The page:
In addition to extending SHVA and amending provisions governing satellite delivery of superstations and distant network stations to dish owners, the FCC will initiate a host of new rulemakings (see below). While there is a general restriction on the delivery of distant network signals within a local affiliate’s Grade B contour, there is now a moratorium that would allow DTH subscribers (both C-band and DBS) that live within the Grade B contours to continue receiving distant network affiliate signals. Moreover, the entire C-band industry is exempt from the restrictions on qualification for distant networks such that all current (as of October 31, 1999) or former C-band subscribers would be eligible to receive distant network signals without regard to whether such subscribers can receive a network signal off-air.
The DBS carriers are already taking advantage of SHVA II by deploying local signals in the major markets, with rollouts to continue throughout next year. Full deployment may well depend on the outcome of the various rulemakings. The following provides more detail on the various statutory provisions, and a timetable of the required FCC rulemakings is included below.
Distant Network Signals and Superstations (the § 119 License)
SHVA II will:
- Extend the § 119 compulsory license for distant network signals and superstations to an additional five years until December 31, 2004 (§ 119 was scheduled to sunset December 31, 1999);
- Limit the satellite carriers to delivering no more than two distant signals of stations affiliated with a single network to a subscriber in any single day;
- Maintain the “unserved household” definition in the § 119 license limiting eligibility for distant network signals to only those homes that cannot receive a local network affiliate off-air (defined as a signal of Grade B strength, subject to new FCC rulemaking). The “Individual Location Longley-Rice” (“ILLR”) methodology is the legislatively chosen predictive model to be used by the carriers. The 90 day waiting period for subscribers switching from cable is eliminated;
- Provide prospectively a copyright liability moratorium (until December 31, 2004) for distant network service to DTH subscribers that can receive Grade B signals of local affiliates off-air if the particular DTH subscriber had been receiving distant network service on October 31, 1999, or had been terminated after July 11, 1998, the effective date of the Miami court order that began the shut-off process for many DBS and C-Band subscribers (see our advisories dated July 15 1998 and January 7, 1999). The moratorium is structured to allow subscribers to “remain eligible” for distant network signals. The Joint Statement from the conference Committee indicates that grandfathered status “is not transferable to a different carrier or a different type of dish or at a new address;”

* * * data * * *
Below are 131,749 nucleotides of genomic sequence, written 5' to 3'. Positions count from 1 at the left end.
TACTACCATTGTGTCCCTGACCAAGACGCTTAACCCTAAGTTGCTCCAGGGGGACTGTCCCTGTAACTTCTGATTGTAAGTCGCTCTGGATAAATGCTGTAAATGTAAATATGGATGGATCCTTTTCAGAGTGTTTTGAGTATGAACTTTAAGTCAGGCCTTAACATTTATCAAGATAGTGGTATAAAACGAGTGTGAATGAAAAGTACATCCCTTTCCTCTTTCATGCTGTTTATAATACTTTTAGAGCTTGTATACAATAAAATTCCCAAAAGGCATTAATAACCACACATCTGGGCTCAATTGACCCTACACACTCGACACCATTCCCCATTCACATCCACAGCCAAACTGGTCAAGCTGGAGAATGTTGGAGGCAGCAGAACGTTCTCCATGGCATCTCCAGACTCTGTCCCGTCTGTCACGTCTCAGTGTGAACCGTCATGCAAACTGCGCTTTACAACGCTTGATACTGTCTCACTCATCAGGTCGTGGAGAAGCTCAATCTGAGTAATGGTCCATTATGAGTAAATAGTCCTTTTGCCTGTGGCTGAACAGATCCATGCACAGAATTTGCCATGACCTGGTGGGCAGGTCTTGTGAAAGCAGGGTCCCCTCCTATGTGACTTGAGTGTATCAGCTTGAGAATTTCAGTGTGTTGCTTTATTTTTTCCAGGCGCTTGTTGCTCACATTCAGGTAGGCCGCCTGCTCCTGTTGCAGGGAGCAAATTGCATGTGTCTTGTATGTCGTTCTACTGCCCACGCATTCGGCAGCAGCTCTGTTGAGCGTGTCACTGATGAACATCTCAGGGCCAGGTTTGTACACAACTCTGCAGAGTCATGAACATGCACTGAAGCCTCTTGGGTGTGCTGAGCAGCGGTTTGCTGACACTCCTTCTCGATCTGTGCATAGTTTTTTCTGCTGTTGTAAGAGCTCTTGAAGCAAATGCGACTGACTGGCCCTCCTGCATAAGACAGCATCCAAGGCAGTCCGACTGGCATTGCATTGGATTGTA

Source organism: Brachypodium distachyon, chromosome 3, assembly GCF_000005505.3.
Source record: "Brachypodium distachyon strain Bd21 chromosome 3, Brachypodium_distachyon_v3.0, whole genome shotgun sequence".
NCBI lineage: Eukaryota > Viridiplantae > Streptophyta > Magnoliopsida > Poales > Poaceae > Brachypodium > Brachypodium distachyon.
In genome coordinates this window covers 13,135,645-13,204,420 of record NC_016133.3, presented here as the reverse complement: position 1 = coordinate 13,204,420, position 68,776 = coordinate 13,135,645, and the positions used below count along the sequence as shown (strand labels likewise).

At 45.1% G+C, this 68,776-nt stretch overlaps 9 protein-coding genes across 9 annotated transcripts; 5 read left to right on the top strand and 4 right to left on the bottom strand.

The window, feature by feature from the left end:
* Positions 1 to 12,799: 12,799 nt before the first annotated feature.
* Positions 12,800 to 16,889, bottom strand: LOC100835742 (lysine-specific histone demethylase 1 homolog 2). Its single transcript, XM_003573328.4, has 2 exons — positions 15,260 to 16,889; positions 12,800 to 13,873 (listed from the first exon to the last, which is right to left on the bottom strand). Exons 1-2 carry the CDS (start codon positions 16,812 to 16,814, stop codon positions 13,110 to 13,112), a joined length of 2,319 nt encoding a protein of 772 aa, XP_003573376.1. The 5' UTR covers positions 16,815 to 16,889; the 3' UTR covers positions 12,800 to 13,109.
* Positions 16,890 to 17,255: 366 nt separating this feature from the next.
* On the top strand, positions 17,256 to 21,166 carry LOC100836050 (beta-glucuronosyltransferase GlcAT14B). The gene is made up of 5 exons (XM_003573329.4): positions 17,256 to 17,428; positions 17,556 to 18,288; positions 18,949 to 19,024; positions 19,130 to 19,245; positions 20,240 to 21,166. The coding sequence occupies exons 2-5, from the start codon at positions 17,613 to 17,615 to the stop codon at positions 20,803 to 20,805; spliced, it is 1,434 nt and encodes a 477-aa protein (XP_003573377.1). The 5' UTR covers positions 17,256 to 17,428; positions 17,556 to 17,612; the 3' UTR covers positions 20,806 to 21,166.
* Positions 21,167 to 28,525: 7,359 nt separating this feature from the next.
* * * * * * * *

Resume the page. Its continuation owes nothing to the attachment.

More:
- Provide an industry-wide exemption from the “unserved household” limitation for all C-Band satellite service subscribers who received C-Band services before October 31, 1999. (This would permit C-Band reception beyond the “moratorium” period described above);
- Exempt recreational vehicles and commercial trucks (not mobile homes) from the “unserved household” limitation to permit unrestricted reception of distant network signals by those entities upon compliance with documentation requirements;
- Maintain the prior prohibition on serving commercial establishments with distant networks and superstations by retaining language from SHVA I limiting the license to “private home viewing;”
- Reduce § 119 copyright fees from July 1, 1999 until the end of the license (without further adjustment) from the current 27¢ rate for all satellite-delivered distant signals to 18.9¢ for superstations and 14.85¢ for distant network stations;